If you meet the Buddha, kill the Buddha

Ever wondered how many hit points Buddha has? I came across this gem while reading Michael Dziesinski’s excellent Secrets of Japan sourcebook for Call of Cthulhu:

Granted, Buddha’s combat statistics are not entirely out of place in a Call of Cthulhu supplement, but I’m nevertheless amused to find a modern roleplaying game listing out stats for deities that people still actually, well, worship. Of course, Dungeons and Dragons started off the “stat blocks for your favorite deity” craze with Deities and Demigods way back when, but even that glorious book generally shied away from stat-blocking deities with much of a real-world following. (And no Judeo-Christian deity was ever reduced to a stat block; one can only imagine what Jack Chick would’ve said about that.)

In fact, with the exception of Secrets of Japan (which stats out a number of Buddhist and Shinto divine entities for inclusion in your next game), I’ve not seen much evidence that the classic “stat blocks of gods so your characters can kill them” tradition was still alive. (Recent iterations of Deities and Demigods have downplayed the “stat block” aspect and marketed themselves more as guides for incorporating religion into your D&D game–more practical perhaps, but less fun.)

It says something about the exuberance of the roleplaying community that TSR could at one time publish an entire “monster manual” full of deities from real human mythology for gamers to fight and kill. In fact, there is a long tradition in gaming of publishing “monster manuals” filled with creatures so ridiculously powerful that it’s almost impossible to imagine them being legitimately incorporated into any serious roleplaying game. Sure, it’s fun to find out how many hit points Quetzalcoatl and Osiris have, but can you look at their listed powers and tell me that any party of D&D adventurers would have a snowball’s chance in hell against them?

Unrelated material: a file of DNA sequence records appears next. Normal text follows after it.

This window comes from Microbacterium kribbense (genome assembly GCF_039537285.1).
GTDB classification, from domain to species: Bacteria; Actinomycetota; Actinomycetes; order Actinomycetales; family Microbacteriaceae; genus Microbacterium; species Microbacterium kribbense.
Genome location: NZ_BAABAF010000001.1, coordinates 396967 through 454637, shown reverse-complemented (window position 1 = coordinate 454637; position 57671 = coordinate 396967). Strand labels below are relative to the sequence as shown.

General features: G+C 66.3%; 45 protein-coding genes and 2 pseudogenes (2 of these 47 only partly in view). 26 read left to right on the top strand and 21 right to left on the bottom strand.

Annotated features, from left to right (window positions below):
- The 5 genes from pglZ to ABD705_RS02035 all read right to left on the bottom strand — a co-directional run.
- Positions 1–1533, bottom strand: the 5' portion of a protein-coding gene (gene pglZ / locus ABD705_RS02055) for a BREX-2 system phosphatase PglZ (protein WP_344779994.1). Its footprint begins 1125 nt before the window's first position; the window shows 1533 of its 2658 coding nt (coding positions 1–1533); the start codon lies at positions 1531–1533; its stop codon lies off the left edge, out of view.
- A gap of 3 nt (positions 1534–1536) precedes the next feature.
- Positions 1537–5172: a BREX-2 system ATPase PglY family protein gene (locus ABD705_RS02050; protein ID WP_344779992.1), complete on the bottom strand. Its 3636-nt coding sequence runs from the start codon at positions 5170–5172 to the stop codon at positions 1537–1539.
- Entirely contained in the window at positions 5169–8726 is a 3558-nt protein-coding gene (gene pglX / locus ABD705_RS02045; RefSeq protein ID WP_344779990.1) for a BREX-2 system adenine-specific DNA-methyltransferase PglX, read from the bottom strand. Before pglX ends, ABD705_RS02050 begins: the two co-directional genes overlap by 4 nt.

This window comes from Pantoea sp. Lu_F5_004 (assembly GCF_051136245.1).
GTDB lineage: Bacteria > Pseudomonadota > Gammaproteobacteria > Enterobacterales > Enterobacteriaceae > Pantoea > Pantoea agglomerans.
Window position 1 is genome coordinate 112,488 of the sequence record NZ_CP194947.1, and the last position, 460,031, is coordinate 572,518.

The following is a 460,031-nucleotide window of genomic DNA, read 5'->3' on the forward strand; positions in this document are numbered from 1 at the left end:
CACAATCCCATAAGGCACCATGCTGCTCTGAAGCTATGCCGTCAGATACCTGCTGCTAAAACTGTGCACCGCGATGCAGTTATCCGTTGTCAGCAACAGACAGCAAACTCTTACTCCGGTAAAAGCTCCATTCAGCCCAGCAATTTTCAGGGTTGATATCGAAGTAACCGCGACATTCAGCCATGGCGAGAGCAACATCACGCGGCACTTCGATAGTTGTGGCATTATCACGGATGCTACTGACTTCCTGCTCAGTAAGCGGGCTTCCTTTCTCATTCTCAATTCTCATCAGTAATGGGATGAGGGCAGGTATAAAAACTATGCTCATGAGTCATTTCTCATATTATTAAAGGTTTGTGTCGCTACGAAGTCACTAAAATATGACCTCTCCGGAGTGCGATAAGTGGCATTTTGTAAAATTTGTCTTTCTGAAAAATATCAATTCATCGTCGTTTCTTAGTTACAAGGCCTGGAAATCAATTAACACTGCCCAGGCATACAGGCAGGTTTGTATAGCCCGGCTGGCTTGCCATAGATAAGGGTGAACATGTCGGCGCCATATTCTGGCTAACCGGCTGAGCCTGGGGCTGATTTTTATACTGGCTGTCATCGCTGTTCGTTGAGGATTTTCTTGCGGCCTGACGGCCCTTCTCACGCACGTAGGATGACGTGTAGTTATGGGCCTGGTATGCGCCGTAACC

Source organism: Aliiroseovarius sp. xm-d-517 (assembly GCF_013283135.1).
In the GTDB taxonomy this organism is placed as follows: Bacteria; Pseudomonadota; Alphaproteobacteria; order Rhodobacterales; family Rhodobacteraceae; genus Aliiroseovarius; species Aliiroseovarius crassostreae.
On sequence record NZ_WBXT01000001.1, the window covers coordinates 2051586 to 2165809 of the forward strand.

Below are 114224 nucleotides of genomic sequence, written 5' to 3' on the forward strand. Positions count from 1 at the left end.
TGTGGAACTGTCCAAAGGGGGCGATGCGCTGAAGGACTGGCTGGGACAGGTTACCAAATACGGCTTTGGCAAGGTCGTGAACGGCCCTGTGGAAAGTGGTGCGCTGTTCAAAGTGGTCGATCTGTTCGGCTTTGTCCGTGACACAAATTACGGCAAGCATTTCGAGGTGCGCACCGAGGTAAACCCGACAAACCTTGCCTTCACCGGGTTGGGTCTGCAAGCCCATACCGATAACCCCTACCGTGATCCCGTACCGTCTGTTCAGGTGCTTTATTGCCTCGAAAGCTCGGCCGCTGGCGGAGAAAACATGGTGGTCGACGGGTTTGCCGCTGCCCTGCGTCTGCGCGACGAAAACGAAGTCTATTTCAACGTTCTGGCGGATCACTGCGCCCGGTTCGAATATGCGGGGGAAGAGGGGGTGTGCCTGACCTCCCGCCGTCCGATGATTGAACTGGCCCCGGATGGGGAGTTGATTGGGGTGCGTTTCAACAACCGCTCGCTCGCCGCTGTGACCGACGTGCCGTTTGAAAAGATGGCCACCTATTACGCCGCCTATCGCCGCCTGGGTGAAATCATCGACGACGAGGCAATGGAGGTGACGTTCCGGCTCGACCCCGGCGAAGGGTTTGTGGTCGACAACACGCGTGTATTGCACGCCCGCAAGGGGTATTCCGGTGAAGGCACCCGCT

There’s just a sick pleasure in reading the stats of a being so powerful you’ll never, ever be able to actually use it in a roleplaying game. Iron Crown’s Lords of Middle-Earth probably marks the highwater mark of this trend; in it, we find the stats for such literary figures as Sauron and Morgoth laid out for us, as if our PCs will ever face them down in physical combat. In that tome, Morgoth the Dark Lord is statted out as–I kid you not–a 500th-level sorceror who knows every spell in the game and can warp Creation itself at will out to a range of 500 miles. This, in a roleplaying game where your character is quite likely to die of massive internal bleeding before reaching level 4!

And so I salute Secrets of Japan and its ilk for daring to go where few games tread in this age of political correctness and elitist roleplaying theory. Books like this are bravely statting out uber-powerful beings for your PCs to fight–and not just any uber-powerful beings, but ones that players in your game might actually worship in real life.

So happy hunting, my god-slaying friends. And once you’ve brought down the deities that stand in your path… just don’t forget to loot the bodies and take their stuff.

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